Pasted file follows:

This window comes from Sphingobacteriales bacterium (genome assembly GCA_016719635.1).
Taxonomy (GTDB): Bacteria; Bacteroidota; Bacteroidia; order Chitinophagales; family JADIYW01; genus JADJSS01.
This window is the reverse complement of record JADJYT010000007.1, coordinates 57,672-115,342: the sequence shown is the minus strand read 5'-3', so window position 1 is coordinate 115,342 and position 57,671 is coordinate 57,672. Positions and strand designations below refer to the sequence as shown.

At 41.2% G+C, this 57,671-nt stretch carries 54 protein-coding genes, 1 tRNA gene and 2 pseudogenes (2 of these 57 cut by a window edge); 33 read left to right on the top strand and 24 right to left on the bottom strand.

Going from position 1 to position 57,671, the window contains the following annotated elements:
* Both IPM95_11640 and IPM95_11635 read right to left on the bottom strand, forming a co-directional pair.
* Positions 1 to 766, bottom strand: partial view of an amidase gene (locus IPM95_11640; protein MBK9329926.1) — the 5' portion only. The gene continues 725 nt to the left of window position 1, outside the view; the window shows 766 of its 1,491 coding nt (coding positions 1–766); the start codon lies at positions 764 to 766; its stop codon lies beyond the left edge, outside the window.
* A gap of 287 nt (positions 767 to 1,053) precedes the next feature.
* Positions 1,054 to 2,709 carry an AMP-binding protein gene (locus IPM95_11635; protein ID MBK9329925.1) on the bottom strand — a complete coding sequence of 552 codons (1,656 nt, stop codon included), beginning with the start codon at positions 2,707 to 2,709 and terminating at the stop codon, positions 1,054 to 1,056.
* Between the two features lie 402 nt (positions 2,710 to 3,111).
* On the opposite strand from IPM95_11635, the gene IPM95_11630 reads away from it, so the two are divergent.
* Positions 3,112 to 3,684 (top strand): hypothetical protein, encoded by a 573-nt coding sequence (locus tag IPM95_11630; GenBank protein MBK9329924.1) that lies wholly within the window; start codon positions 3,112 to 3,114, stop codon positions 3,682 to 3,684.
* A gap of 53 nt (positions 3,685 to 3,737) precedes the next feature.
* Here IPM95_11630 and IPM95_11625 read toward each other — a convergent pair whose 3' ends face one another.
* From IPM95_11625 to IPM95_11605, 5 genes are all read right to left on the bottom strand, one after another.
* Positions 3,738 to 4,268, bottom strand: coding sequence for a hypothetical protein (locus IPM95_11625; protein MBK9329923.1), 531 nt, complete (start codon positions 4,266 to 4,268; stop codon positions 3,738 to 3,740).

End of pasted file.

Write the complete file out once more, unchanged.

This window comes from Sphingobacteriales bacterium (genome assembly GCA_016719635.1).
Taxonomy (GTDB): Bacteria; Bacteroidota; Bacteroidia; order Chitinophagales; family JADIYW01; genus JADJSS01.
This window is the reverse complement of record JADJYT010000007.1, coordinates 57,672-115,342: the sequence shown is the minus strand read 5'-3', so window position 1 is coordinate 115,342 and position 57,671 is coordinate 57,672. Positions and strand designations below refer to the sequence as shown.

At 41.2% G+C, this 57,671-nt stretch carries 54 protein-coding genes, 1 tRNA gene and 2 pseudogenes (2 of these 57 cut by a window edge); 33 read left to right on the top strand and 24 right to left on the bottom strand.

Going from position 1 to position 57,671, the window contains the following annotated elements:
* Both IPM95_11640 and IPM95_11635 read right to left on the bottom strand, forming a co-directional pair.
* Positions 1 to 766, bottom strand: partial view of an amidase gene (locus IPM95_11640; protein MBK9329926.1) — the 5' portion only. The gene continues 725 nt to the left of window position 1, outside the view; the window shows 766 of its 1,491 coding nt (coding positions 1–766); the start codon lies at positions 764 to 766; its stop codon lies beyond the left edge, outside the window.
* A gap of 287 nt (positions 767 to 1,053) precedes the next feature.
* Positions 1,054 to 2,709 carry an AMP-binding protein gene (locus IPM95_11635; protein ID MBK9329925.1) on the bottom strand — a complete coding sequence of 552 codons (1,656 nt, stop codon included), beginning with the start codon at positions 2,707 to 2,709 and terminating at the stop codon, positions 1,054 to 1,056.
* Between the two features lie 402 nt (positions 2,710 to 3,111).
* On the opposite strand from IPM95_11635, the gene IPM95_11630 reads away from it, so the two are divergent.
* Positions 3,112 to 3,684 (top strand): hypothetical protein, encoded by a 573-nt coding sequence (locus tag IPM95_11630; GenBank protein MBK9329924.1) that lies wholly within the window; start codon positions 3,112 to 3,114, stop codon positions 3,682 to 3,684.
* A gap of 53 nt (positions 3,685 to 3,737) precedes the next feature.
* Here IPM95_11630 and IPM95_11625 read toward each other — a convergent pair whose 3' ends face one another.
* From IPM95_11625 to IPM95_11605, 5 genes are all read right to left on the bottom strand, one after another.
* Positions 3,738 to 4,268, bottom strand: coding sequence for a hypothetical protein (locus IPM95_11625; protein MBK9329923.1), 531 nt, complete (start codon positions 4,266 to 4,268; stop codon positions 3,738 to 3,740).